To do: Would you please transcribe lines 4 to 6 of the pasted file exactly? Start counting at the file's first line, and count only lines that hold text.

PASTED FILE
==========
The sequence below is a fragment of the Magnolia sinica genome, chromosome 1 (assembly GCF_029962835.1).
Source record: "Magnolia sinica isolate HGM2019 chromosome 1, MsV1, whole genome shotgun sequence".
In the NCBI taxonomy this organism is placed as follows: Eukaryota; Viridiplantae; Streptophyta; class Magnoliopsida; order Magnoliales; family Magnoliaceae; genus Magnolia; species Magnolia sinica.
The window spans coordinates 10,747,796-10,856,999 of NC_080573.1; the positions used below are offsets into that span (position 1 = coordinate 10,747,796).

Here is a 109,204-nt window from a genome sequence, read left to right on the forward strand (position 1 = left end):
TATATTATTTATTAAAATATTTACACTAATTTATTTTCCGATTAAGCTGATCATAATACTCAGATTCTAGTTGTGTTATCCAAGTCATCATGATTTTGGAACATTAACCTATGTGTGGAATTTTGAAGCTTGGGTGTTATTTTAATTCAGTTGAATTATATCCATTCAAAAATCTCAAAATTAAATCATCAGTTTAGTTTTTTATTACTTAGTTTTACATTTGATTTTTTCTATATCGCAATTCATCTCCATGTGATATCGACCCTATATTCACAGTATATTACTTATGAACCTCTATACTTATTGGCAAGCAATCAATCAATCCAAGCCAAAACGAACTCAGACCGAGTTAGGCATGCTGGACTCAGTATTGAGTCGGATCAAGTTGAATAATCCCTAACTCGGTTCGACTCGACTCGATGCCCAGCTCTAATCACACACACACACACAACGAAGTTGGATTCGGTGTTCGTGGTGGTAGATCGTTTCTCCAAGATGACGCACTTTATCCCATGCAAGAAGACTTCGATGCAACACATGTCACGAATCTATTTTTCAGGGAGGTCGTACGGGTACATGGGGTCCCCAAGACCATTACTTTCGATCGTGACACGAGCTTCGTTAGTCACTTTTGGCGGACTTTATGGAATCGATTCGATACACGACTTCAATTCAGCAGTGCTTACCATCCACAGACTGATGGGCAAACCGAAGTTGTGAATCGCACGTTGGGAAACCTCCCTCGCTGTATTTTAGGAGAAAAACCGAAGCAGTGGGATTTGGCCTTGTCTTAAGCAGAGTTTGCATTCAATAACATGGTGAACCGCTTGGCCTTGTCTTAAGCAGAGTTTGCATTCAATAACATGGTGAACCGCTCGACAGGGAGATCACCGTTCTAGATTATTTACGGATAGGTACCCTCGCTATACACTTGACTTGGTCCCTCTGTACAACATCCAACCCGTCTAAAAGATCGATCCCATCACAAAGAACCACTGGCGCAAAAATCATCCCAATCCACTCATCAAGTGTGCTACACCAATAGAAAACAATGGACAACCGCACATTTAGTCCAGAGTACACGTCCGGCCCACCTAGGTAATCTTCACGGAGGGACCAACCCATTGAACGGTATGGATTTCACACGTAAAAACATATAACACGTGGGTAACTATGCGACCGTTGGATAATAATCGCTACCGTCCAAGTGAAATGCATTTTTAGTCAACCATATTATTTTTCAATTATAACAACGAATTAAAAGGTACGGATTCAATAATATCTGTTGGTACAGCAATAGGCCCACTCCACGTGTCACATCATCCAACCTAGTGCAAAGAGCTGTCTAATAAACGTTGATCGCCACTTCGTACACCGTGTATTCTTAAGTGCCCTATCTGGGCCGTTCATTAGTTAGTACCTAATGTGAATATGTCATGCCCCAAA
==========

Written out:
The window spans coordinates 10,747,796-10,856,999 of NC_080573.1; the positions used below are offsets into that span (position 1 = coordinate 10,747,796).

Here is a 109,204-nt window from a genome sequence, read left to right on the forward strand (position 1 = left end):
TATATTATTTATTAAAATATTTACACTAATTTATTTTCCGATTAAGCTGATCATAATACTCAGATTCTAGTTGTGTTATCCAAGTCATCATGATTTTGGAACATTAACCTATGTGTGGAATTTTGAAGCTTGGGTGTTATTTTAATTCAGTTGAATTATATCCATTCAAAAATCTCAAAATTAAATCATCAGTTTAGTTTTTTATTACTTAGTTTTACATTTGATTTTTTCTATATCGCAATTCATCTCCATGTGATATCGACCCTATATTCACAGTATATTACTTATGAACCTCTATACTTATTGGCAAGCAATCAATCAATCCAAGCCAAAACGAACTCAGACCGAGTTAGGCATGCTGGACTCAGTATTGAGTCGGATCAAGTTGAATAATCCCTAACTCGGTTCGACTCGACTCGATGCCCAGCTCTAATCACACACACACACACAACGAAGTTGGATTCGGTGTTCGTGGTGGTAGATCGTTTCTCCAAGATGACGCACTTTATCCCATGCAAGAAGACTTCGATGCAACACATGTCACGAATCTATTTTTCAGGGAGGTCGTACGGGTACATGGGGTCCCCAAGACCATTACTTTCGATCGTGACACGAGCTTCGTTAGTCACTTTTGGCGGACTTTATGGAATCGATTCGATACACGACTTCAATTCAGCAGTGCTTACCATCCACAGACTGATGGGCAAACCGAAGTTGTGAATCGCACGTTGGGAAACCTCCCTCGCTGTATTTTAGGAGAAAAACCGAAGCAGTGGGATTTGGCCTTGTCTTAAGCAGAGTTTGCATTCAATAACATGGTGAACCGCTTGGCCTTGTCTTAAGCAGAGTTTGCATTCAATAACATGGTGAACCGCTCGACAGGGAGATCACCGTTCTAGATTATTTACGGATAGGTACCCTCGCTATACACTTGACTTGGTCCCTCTGTACAACATCCAACCCGTCTAAAAGATCGATCCCATCACAAAGAACCACTGGCGCAAAAATCATCCCAATCCACTCATCAAGTGTGCTACACCAATAGAAAACAATGGACAACCGCACATTTAGTCCAGAGTACACGTCCGGCCCACCTAGGTAATCTTCACGGAGGGACCAACCCATTGAACGGTATGGATTTCACACGTAAAAACATATAACACGTGGGTAACTATGCGACCGTTGGATAATAATCGCTACCGTCCAAGTGAAATGCATTTTTAGTCAACCATATTATTTTTCAATTATAACAACGAATTAAAAGGTACGGATTCAATAATATCTGTTGGTACAGCAATAGGCCCACTCCACGTGTCACATCATCCAACCTAGTGCAAAGAGCTGTCTAATAAACGTTGATCGCCACTTCGTACACCGTGTATTCTTAAGTGCCCTATCTGGGCCGTTCATTAGTTAGTACCTAATGTGAATATGTCATGCCCCAAA